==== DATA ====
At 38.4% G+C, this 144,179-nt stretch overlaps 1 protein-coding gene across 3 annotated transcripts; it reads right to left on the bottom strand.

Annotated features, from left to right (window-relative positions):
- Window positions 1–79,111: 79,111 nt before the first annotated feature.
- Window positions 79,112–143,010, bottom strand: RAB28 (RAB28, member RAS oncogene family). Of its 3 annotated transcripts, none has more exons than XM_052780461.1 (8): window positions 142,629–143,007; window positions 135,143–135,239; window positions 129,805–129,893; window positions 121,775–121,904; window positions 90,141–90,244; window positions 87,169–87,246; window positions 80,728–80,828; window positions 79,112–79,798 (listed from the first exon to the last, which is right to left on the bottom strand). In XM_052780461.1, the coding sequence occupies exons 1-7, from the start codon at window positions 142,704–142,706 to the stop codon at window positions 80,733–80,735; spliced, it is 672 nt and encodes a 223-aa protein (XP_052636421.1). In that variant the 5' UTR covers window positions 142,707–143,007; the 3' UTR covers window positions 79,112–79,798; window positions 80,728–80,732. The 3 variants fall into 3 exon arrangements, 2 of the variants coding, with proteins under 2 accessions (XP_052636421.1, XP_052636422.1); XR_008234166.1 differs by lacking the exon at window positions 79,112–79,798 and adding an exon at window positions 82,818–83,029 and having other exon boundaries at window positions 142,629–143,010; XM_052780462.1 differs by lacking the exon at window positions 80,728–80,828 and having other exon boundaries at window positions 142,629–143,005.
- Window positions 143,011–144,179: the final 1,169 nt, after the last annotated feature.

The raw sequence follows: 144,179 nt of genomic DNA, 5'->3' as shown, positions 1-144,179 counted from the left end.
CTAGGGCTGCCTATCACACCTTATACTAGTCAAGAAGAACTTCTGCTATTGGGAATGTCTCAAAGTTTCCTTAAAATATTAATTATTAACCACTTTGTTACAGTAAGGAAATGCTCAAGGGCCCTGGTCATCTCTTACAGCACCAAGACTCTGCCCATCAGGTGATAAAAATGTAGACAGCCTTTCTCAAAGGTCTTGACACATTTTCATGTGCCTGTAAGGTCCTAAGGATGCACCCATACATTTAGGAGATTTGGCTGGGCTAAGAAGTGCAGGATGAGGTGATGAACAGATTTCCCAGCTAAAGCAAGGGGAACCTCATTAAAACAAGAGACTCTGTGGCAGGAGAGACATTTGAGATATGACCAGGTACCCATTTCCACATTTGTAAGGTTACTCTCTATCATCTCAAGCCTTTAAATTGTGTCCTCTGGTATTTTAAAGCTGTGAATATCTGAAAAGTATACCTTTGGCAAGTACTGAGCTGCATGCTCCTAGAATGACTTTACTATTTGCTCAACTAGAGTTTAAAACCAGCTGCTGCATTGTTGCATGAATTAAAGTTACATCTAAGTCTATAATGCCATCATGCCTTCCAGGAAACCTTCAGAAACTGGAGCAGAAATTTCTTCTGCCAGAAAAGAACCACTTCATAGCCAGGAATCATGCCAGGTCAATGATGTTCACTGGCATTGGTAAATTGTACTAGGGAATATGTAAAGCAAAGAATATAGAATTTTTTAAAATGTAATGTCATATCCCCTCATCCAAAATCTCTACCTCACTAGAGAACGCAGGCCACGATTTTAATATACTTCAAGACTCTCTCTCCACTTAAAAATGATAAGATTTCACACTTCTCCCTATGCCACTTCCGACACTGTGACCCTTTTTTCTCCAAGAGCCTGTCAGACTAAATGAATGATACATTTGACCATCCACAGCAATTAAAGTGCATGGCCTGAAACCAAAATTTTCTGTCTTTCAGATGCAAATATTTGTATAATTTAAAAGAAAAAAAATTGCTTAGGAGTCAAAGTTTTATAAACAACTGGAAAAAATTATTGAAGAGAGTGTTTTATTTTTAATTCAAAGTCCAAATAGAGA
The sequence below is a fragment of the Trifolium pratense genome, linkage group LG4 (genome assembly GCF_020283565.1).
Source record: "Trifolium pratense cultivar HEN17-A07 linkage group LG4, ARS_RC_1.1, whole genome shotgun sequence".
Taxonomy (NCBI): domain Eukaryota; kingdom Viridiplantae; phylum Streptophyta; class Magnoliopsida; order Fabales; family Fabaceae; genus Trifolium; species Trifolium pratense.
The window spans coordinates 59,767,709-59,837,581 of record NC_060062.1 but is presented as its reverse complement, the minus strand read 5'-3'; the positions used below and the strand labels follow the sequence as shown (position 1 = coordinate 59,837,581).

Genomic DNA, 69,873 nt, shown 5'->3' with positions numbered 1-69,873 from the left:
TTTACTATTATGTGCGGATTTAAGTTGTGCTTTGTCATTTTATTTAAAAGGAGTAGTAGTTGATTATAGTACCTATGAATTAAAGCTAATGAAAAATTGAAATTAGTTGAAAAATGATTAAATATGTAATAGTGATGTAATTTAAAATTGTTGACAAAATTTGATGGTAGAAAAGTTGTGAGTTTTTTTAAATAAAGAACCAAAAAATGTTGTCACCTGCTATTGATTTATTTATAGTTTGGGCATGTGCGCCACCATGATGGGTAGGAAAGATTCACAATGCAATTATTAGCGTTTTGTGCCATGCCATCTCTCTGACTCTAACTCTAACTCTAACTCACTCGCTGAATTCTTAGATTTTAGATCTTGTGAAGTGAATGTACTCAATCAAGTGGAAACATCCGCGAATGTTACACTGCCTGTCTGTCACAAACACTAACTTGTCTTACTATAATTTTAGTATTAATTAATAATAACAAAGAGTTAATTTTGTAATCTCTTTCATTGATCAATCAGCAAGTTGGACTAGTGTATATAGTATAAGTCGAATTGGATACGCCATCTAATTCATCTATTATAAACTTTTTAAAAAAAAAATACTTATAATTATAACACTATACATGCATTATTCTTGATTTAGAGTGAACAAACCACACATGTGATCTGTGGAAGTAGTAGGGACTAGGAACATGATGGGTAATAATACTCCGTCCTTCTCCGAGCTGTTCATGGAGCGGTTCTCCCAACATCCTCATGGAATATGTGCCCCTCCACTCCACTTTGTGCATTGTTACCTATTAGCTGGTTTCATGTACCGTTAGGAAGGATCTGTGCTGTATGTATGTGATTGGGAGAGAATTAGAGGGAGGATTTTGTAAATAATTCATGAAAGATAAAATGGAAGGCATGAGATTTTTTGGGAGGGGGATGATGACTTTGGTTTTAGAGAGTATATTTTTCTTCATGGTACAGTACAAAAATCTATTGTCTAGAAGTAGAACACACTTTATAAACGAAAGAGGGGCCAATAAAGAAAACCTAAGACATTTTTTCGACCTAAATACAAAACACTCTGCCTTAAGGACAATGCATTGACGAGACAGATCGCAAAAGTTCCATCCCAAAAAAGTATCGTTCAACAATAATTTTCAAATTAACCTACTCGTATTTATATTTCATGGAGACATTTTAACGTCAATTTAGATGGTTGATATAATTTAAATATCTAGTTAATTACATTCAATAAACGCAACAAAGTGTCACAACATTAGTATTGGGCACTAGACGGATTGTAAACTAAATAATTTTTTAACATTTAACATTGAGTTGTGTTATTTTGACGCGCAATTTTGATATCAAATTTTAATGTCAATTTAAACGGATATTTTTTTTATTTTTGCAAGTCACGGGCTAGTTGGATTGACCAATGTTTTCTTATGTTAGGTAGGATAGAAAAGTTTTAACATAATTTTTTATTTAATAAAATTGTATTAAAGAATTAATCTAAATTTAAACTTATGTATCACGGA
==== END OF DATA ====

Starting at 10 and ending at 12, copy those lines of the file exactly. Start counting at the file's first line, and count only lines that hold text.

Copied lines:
Taxonomy (NCBI): domain Eukaryota; kingdom Viridiplantae; phylum Streptophyta; class Magnoliopsida; order Fabales; family Fabaceae; genus Trifolium; species Trifolium pratense.
The window spans coordinates 59,767,709-59,837,581 of record NC_060062.1 but is presented as its reverse complement, the minus strand read 5'-3'; the positions used below and the strand labels follow the sequence as shown (position 1 = coordinate 59,837,581).

Genomic DNA, 69,873 nt, shown 5'->3' with positions numbered 1-69,873 from the left: